Battle of Mediolanum

Coordinates: 45°28′00″N 9°10′00″E / 45.466667°N 9.166667°E / 45.466667; 9.166667

The Battle of Mediolanum took place in 259, between the Alemanni and the Roman legions under the command of Emperor Gallienus.

Battle of Mediolanum
Part of Roman-Alamanni conflict
and the Roman-Germanic wars
Gaius Messius Quintus Traianus Decius
Map of Roman Mediolanum
Date259 AD
Location
Mediolanum (modern Milan,  Italy)
Result Roman victory
Territorial
changes
loss of parts of Agri Decumates, which would later be temporarily reconquered by Constantine I
Belligerents
Roman Empire Alemanni
Commanders and leaders
Gallienus Unknown
Strength
60,000 armed 300,000 (warriors & civilians)
Casualties and losses
Unknown 300,000

BackgroundEdit

When Roman Emperor Valerian rose to power in October 253, he had his son Gallienus elevated to the position of co-emperor. While Valerian was fighting against the Sassanid Empire and the Goths, who by that time had sacked Thrace and Asia Minor, Gallienus remained in Italia, in charge of defending the Roman Empire's borders there from Germanic tribes ("barbarians").

In the Western half of the Empire, the border situation was difficult. The Danubian frontier faced continuous barbarian attacks. Gallienus marched with military reinforcements from Gaul towards Dacia and Moesia to confront the barbarian threat. The situation was so perilous that in 259, the legions of Pannonia and Moesia rebelled and declared Ingenuus as emperor. Gallienus eventually reunited the Rhine, left behind Legio II Parthica[citation needed] to defend it, and went off to subdue the barbarians.

Preliminary movesEdit

Within the borders of the Rhine River and the Alps, a Germanic confederation, the Alamanni, who occupied a good part of the Agri Decumates (the territory located between the mouth of the Rhine and the Danube), crossed the Alpine passes and attacked the fertile plain of the Po River. The sacking of the area instilled fear in the city of Rome, the empire's capital, as it had yet to become a walled city. The Senate of Rome hastily organized a contingency of plebs for combat[1] in an attempt to ensure that the shrinking army was capable of protecting the city. Gallienus had just defeated the pretender Ingenuus when news arrived of the invasion by the Alamanni. He marched off with the legions I Adiutrix, II Italica, and II Parthica[citation needed] to intercept the barbarians in Italy. By then, according to the Byzantine historian Joannes Zonaras, the Alamanni had retreated before the unexpected resistance of the citizens of Rome and its Senate.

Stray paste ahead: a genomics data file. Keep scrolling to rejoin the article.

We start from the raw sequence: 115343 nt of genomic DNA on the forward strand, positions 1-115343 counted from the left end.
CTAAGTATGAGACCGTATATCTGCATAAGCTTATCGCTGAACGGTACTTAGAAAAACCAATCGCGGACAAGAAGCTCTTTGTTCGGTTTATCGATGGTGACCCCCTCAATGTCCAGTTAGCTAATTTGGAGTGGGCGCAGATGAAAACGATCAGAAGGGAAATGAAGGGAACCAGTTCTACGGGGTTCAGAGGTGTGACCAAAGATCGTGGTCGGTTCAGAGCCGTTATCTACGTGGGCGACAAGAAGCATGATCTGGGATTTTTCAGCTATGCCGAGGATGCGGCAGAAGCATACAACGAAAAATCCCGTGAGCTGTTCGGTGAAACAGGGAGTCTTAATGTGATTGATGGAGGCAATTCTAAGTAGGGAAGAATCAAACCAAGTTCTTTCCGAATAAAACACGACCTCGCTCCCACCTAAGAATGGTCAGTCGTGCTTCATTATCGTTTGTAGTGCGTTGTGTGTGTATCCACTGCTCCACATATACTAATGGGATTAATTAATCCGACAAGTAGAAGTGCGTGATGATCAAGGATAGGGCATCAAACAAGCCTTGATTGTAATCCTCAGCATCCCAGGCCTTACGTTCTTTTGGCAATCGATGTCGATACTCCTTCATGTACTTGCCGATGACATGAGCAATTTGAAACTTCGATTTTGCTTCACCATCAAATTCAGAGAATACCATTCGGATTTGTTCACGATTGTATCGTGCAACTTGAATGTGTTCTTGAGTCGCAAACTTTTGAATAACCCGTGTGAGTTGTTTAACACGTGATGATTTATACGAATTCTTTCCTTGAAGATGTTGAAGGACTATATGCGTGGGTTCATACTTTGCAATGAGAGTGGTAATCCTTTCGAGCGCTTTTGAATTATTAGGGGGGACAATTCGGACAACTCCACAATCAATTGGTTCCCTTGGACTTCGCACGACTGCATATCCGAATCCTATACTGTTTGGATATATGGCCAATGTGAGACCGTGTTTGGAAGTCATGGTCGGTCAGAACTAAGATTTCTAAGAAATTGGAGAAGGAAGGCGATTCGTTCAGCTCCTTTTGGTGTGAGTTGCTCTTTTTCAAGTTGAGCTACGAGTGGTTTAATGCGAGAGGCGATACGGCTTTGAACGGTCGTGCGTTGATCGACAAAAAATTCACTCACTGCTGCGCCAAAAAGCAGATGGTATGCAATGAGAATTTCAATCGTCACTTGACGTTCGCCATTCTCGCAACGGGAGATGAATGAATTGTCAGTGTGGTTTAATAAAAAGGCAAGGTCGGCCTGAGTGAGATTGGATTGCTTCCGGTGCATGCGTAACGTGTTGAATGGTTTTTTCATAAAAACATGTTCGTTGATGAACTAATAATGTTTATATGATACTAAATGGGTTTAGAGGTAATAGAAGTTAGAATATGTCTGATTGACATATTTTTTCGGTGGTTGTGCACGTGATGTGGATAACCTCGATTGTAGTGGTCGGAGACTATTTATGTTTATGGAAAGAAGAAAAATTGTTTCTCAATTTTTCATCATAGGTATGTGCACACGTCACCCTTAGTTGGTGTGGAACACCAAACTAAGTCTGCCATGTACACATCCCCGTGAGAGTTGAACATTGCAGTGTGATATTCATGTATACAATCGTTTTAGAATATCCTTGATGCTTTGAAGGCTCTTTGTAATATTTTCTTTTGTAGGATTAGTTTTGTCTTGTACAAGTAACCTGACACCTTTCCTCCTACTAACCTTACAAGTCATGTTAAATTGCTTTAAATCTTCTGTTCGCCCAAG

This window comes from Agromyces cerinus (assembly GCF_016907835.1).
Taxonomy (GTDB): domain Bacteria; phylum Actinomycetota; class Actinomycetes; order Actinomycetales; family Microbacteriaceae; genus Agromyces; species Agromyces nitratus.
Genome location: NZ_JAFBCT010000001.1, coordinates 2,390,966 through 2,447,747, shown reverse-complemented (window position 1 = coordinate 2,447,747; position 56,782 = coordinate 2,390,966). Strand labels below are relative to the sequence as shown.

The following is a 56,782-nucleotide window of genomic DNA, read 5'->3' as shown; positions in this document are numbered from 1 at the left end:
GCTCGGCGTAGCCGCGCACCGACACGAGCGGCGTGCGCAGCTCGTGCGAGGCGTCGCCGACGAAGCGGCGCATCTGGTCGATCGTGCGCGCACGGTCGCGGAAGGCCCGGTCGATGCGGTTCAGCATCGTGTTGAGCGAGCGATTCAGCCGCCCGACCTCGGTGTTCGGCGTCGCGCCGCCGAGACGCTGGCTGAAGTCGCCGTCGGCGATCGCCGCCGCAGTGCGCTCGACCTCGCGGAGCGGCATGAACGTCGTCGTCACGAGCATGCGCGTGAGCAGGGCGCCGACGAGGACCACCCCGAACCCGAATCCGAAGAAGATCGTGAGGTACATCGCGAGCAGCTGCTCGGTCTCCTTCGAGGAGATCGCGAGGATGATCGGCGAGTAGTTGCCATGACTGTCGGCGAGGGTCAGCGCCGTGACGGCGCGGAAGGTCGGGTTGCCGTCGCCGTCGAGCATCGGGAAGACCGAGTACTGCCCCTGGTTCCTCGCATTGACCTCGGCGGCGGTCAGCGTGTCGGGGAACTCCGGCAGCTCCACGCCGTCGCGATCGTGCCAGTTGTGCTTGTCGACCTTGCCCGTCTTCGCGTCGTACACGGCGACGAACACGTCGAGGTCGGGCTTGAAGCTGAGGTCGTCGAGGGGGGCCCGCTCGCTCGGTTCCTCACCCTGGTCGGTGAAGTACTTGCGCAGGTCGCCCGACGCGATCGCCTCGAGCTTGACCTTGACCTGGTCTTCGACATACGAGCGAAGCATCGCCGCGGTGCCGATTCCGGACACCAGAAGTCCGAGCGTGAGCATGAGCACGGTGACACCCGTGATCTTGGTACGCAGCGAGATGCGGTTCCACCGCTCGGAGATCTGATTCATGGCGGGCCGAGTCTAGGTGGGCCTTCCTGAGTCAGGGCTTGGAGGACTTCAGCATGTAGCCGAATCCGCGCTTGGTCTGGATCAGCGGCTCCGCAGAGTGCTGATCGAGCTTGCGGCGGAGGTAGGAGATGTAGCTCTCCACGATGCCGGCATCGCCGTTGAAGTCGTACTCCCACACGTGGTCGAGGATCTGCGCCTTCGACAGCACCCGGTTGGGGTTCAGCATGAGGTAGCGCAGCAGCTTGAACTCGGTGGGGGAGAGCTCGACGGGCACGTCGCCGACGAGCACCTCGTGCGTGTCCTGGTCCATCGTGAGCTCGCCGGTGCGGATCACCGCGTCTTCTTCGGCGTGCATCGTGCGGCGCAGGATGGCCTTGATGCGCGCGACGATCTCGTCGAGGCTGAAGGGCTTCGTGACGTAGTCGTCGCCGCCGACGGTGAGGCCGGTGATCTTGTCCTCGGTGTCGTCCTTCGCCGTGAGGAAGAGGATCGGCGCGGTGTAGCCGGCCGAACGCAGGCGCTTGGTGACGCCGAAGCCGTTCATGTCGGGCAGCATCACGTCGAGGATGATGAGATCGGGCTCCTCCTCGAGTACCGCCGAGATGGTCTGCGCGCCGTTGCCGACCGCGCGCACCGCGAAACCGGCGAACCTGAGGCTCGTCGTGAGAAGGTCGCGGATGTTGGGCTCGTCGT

BattleEdit

When Gallienus arrived in the Po valley, he found the Alamanni in the vicinity of Mediolanum, present day Milan. According to Zonaras, 300,000 Alamanni fell in the ensuing battle and the emperor received the title Germanicus Maximus.

AftermathEdit

The Alamanni's success in attacking into the Roman Empire once more revealed the weakness of the centuries-old tradition of posting Rome's legions near the frontiers without providing adequate defence within the empire's borders. The battle of Mediolanum demonstrated to the Romans the vulnerability of Italy and the value of swift, flexible military units. Afterward, Gallienus enacted a major reform by introducing a highly mobile field army composed mainly of cavalry (vexillationes). The main units were under the control of his general, Aureolus, and headquartered in Mediolanum, with the mission to protect Italy.

The barbarian attack led the Roman Senate to try to regain its authority by arming and commanding its own military forces to meet the Germanic threat. But, uncomfortable with this challenge to his power, Emperor Gallienus suppressed all of the senate's military prerogatives.[citation needed] The fear caused by the incursion later resulted in Emperor Aurelian having a wall constructed to defend the city of Rome itself.

ReferencesEdit

  1. ^ "Emperor Gallienus". Archived from the original on 2014-03-31. Retrieved 2008-01-14.

BibliographyEdit

  • Francesco Bertolini. Historia de Roma.
  • Michael Grant. Gli Imperatori Romani.
  • José M Roldán, José María Blázquez, Arcadio del Castillo. Historia de Roma, Tomo II El Imperio Romano.
  • José Manuel Roldán. Historia de Roma.
  • Historia Augusta.
  • Joannes Zonaras. Epitome Historiarum.